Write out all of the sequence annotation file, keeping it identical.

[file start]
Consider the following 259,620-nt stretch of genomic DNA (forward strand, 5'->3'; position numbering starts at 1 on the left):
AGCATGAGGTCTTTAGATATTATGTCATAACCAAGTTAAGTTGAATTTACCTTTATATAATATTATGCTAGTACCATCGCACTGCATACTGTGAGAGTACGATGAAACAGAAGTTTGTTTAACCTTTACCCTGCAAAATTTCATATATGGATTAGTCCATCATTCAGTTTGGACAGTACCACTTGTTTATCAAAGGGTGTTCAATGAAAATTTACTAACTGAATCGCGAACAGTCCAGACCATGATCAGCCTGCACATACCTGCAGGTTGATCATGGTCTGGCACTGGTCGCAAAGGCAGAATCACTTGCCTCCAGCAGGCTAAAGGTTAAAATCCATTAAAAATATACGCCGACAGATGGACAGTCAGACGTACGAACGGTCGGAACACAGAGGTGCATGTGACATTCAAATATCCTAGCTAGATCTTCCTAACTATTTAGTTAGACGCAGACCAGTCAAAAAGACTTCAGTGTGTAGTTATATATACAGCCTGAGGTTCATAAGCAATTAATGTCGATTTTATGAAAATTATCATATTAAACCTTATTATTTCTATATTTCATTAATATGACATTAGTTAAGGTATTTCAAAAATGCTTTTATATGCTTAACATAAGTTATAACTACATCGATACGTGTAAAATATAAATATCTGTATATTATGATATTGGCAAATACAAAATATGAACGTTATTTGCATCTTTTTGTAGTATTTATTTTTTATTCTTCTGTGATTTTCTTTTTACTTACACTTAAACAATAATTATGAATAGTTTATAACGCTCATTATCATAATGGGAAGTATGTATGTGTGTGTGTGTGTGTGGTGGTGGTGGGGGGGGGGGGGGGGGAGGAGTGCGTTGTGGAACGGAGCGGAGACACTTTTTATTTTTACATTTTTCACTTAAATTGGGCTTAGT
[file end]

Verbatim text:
Consider the following 259,620-nt stretch of genomic DNA (forward strand, 5'->3'; position numbering starts at 1 on the left):
AGCATGAGGTCTTTAGATATTATGTCATAACCAAGTTAAGTTGAATTTACCTTTATATAATATTATGCTAGTACCATCGCACTGCATACTGTGAGAGTACGATGAAACAGAAGTTTGTTTAACCTTTACCCTGCAAAATTTCATATATGGATTAGTCCATCATTCAGTTTGGACAGTACCACTTGTTTATCAAAGGGTGTTCAATGAAAATTTACTAACTGAATCGCGAACAGTCCAGACCATGATCAGCCTGCACATACCTGCAGGTTGATCATGGTCTGGCACTGGTCGCAAAGGCAGAATCACTTGCCTCCAGCAGGCTAAAGGTTAAAATCCATTAAAAATATACGCCGACAGATGGACAGTCAGACGTACGAACGGTCGGAACACAGAGGTGCATGTGACATTCAAATATCCTAGCTAGATCTTCCTAACTATTTAGTTAGACGCAGACCAGTCAAAAAGACTTCAGTGTGTAGTTATATATACAGCCTGAGGTTCATAAGCAATTAATGTCGATTTTATGAAAATTATCATATTAAACCTTATTATTTCTATATTTCATTAATATGACATTAGTTAAGGTATTTCAAAAATGCTTTTATATGCTTAACATAAGTTATAACTACATCGATACGTGTAAAATATAAATATCTGTATATTATGATATTGGCAAATACAAAATATGAACGTTATTTGCATCTTTTTGTAGTATTTATTTTTTATTCTTCTGTGATTTTCTTTTTACTTACACTTAAACAATAATTATGAATAGTTTATAACGCTCATTATCATAATGGGAAGTATGTATGTGTGTGTGTGTGTGTGGTGGTGGTGGGGGGGGGGGGGGGGGAGGAGTGCGTTGTGGAACGGAGCGGAGACACTTTTTATTTTTACATTTTTCACTTAAATTGGGCTTAGT